Oh, right; if you drop food outside there are ants.

Oh, right; squirrels.


It is moving toward high summer, and the world outside is alive. I should relish this. It seems that everyone else is doing so; I see people walking by outside.

Instead, I am inside re-making all of the beds and washing all of our linens and thinking about death.

How, some day, I will not be here any more, and someone will be doing this for the last time, as they clear out all the remnants of me to make way for whatever will be there afterward. And I will be forgotten about entirely. Maybe that will take a while, or maybe it will happen right away. I have no way of knowing.

When it actually happens, of course, I won’t be able to care about it; I will be dead, and therefore not likely to give much of a damn about anything.

But I hope that not everything that I was gets thrown out with that week’s trash, whenever it happens. This is not a very new or original thought, I know. But it does have a way of bashing at your brain.

It feels positively unjust to be preoccupied by such things on a day like this.

Is it a terrible thing to put this kind of thing forth on the internet? It feels so much more perilous to express anything to the world than it did ten years ago, eleven years ago, more years ago than I like to think back when I was barely out of kid-hood and too naive to read the intentions of people I chatted with but did so anyway.

It seems so easy to say or do the wrong things.

I suppose one day all of that will be forgotten about, too, for all the comfort one can find in that.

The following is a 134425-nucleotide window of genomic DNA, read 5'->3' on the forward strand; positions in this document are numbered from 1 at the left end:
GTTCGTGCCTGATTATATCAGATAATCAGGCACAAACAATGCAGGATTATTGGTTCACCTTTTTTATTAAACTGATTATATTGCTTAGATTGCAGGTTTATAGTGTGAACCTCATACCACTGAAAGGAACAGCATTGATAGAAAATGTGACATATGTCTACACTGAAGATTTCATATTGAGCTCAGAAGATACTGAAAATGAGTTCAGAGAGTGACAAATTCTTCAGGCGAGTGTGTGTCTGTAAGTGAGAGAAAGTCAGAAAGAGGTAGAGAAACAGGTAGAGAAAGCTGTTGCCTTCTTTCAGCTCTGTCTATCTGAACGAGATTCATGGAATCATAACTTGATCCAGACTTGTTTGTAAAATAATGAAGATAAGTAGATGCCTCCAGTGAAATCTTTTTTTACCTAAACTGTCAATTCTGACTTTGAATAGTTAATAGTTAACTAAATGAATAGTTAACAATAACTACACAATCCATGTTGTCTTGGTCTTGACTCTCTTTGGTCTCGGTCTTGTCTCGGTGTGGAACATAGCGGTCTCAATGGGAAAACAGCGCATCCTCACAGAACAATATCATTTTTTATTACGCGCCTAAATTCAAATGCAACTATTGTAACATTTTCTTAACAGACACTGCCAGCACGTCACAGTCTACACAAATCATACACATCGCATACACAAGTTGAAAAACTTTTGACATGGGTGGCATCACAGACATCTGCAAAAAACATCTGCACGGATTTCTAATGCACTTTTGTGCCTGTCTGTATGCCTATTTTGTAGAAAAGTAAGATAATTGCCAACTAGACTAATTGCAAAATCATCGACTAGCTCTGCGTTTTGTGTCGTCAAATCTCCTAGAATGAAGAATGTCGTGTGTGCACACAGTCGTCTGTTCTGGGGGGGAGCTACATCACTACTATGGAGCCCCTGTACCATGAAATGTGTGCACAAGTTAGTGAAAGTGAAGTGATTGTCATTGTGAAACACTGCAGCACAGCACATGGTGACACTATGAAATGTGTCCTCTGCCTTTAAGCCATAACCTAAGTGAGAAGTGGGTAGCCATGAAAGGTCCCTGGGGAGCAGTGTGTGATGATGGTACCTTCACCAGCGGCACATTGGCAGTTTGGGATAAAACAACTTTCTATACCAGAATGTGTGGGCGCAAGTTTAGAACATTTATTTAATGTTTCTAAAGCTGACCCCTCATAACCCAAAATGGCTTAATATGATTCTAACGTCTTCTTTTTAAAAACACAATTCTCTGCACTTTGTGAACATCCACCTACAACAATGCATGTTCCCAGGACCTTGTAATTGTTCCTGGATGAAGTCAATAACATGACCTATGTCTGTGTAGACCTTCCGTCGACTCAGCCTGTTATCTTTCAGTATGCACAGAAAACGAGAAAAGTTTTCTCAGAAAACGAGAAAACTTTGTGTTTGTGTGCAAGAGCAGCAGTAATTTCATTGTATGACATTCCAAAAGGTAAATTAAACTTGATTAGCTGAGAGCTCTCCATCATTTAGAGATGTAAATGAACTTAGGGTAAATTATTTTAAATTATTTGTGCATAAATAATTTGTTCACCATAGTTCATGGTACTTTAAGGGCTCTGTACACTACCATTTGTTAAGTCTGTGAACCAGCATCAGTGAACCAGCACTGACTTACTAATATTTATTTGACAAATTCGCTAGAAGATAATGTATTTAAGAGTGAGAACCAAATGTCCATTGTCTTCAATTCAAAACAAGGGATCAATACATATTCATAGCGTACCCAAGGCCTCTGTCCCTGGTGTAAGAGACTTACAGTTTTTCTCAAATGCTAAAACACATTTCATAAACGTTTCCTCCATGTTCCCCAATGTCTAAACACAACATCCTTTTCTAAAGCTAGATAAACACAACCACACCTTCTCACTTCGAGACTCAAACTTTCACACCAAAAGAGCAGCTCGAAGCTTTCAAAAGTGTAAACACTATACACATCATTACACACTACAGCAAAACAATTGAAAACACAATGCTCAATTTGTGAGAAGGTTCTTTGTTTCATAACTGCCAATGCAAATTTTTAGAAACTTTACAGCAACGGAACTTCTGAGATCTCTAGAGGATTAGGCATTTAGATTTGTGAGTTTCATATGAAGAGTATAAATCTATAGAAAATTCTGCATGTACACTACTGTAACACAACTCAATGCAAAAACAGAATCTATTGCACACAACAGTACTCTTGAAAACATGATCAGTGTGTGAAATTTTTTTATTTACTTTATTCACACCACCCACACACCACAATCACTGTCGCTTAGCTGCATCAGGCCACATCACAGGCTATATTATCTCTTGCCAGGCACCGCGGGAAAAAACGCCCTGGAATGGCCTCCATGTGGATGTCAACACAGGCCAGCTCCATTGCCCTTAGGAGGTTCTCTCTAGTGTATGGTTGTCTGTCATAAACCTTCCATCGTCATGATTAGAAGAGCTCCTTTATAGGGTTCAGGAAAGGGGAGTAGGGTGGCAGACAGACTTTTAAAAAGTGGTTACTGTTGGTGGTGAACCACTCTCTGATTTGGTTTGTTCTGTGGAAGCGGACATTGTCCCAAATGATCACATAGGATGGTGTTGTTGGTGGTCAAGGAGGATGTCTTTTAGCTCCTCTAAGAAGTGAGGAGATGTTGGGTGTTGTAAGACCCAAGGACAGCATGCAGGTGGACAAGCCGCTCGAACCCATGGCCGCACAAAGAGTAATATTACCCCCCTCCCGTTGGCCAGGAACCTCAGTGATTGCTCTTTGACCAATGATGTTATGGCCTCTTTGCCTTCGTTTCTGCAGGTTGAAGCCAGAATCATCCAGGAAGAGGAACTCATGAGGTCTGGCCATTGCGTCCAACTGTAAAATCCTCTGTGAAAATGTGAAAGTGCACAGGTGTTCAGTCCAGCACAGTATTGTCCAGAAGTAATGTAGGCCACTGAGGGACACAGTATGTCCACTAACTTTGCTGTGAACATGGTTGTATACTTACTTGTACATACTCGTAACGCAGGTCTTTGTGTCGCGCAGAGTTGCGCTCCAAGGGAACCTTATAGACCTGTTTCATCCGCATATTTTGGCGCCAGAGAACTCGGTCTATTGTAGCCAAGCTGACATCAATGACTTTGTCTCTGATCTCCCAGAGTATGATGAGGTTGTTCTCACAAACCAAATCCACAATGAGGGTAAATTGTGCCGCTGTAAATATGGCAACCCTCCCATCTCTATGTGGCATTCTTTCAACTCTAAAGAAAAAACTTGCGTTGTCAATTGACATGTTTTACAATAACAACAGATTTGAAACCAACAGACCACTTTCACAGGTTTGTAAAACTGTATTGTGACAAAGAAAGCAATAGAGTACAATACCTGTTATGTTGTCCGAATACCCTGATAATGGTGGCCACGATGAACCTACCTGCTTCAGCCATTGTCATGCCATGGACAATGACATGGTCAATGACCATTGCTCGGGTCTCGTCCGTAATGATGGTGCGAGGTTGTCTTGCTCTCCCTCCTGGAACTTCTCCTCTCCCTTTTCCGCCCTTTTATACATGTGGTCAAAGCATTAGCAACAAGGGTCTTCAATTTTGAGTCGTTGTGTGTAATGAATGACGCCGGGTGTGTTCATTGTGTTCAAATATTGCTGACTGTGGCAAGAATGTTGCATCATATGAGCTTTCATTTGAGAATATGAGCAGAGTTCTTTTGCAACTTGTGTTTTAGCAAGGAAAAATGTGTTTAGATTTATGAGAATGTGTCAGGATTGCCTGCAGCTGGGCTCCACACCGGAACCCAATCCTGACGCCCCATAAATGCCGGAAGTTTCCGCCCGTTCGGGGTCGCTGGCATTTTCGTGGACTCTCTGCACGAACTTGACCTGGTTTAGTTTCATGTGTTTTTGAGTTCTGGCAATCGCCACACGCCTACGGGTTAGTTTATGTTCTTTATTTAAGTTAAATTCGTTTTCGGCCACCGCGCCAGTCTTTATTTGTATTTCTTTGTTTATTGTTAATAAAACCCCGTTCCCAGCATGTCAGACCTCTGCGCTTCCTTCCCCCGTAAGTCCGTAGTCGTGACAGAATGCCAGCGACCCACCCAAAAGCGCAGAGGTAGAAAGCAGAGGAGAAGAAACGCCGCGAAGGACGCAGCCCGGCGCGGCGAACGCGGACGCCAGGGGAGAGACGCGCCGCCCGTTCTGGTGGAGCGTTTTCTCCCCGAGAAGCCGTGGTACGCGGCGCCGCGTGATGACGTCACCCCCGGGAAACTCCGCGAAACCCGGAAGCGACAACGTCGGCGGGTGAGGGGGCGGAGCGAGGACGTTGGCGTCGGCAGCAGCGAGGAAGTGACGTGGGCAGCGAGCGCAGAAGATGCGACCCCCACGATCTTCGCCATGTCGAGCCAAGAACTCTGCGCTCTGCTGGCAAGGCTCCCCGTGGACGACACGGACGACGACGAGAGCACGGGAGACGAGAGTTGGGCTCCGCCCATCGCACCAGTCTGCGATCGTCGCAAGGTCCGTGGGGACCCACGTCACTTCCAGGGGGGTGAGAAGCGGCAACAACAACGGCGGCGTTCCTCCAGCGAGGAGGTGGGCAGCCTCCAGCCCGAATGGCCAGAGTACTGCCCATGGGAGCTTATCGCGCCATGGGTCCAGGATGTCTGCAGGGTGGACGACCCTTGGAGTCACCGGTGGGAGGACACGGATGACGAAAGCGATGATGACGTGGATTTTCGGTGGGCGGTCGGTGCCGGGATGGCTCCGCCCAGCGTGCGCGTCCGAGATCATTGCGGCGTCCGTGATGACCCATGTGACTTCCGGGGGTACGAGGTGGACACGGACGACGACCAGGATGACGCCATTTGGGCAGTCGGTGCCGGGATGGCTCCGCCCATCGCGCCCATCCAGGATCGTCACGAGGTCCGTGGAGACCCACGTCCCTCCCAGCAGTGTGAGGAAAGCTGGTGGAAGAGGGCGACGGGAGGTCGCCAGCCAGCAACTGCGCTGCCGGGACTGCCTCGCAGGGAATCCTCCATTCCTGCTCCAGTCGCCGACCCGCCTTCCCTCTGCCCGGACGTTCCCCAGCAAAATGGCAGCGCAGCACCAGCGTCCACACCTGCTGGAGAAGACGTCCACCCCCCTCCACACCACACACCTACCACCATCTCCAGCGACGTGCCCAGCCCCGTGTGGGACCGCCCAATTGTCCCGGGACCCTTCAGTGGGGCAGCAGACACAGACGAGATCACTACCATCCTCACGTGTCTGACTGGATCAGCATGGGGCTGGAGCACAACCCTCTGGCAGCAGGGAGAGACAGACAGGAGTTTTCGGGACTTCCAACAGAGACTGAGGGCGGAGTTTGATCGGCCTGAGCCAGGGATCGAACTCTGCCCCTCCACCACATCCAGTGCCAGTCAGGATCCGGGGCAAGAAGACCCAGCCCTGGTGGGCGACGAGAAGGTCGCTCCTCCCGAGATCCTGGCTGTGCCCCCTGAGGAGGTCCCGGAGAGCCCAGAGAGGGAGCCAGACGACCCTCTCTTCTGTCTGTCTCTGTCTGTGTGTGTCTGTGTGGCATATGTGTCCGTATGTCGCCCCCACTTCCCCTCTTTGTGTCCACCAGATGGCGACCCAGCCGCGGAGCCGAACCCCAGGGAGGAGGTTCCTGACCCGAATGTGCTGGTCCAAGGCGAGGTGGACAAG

The weather outside is gorgeous; the weather inside, not so much.

I suppose I should try and find something to do to relieve these feelings a little. I wonder how successful I will be.

Perhaps writing it down will help a little.

Recent read: The Starless Sea by Erin Morgenstern (Challenge, Day 2)

There is a place where all the stories are.

It is underground, ostensibly, but it is an Other sort of place. A sprawling labyrinth where seekers and finders once congregated, set about with mysterious rules and guardians and keepers. It contains all of the stories, every story; it is a Harbor on the shore of a great and starless sea.

Once, the son of a fortune-teller found a door to that place and did not know it. And he did not step through.

Not yet.

I haven’t read anything of Erin Morgenstern’s before now, but found The Starless Sea rather charming (it probably does not hurt that as a massive library fan I am squarely in the target audience.) It’s a bit magical-realism to begin with – shades here of Charles De Lint – and gradually turns into a sort of…kaleidoscopic collection of fragments. As though someone had made up a Tarot deck of elements of the characters’ stories and assorted fables and then played 78-card pickup with them, placing them back into the book in the order they were collected.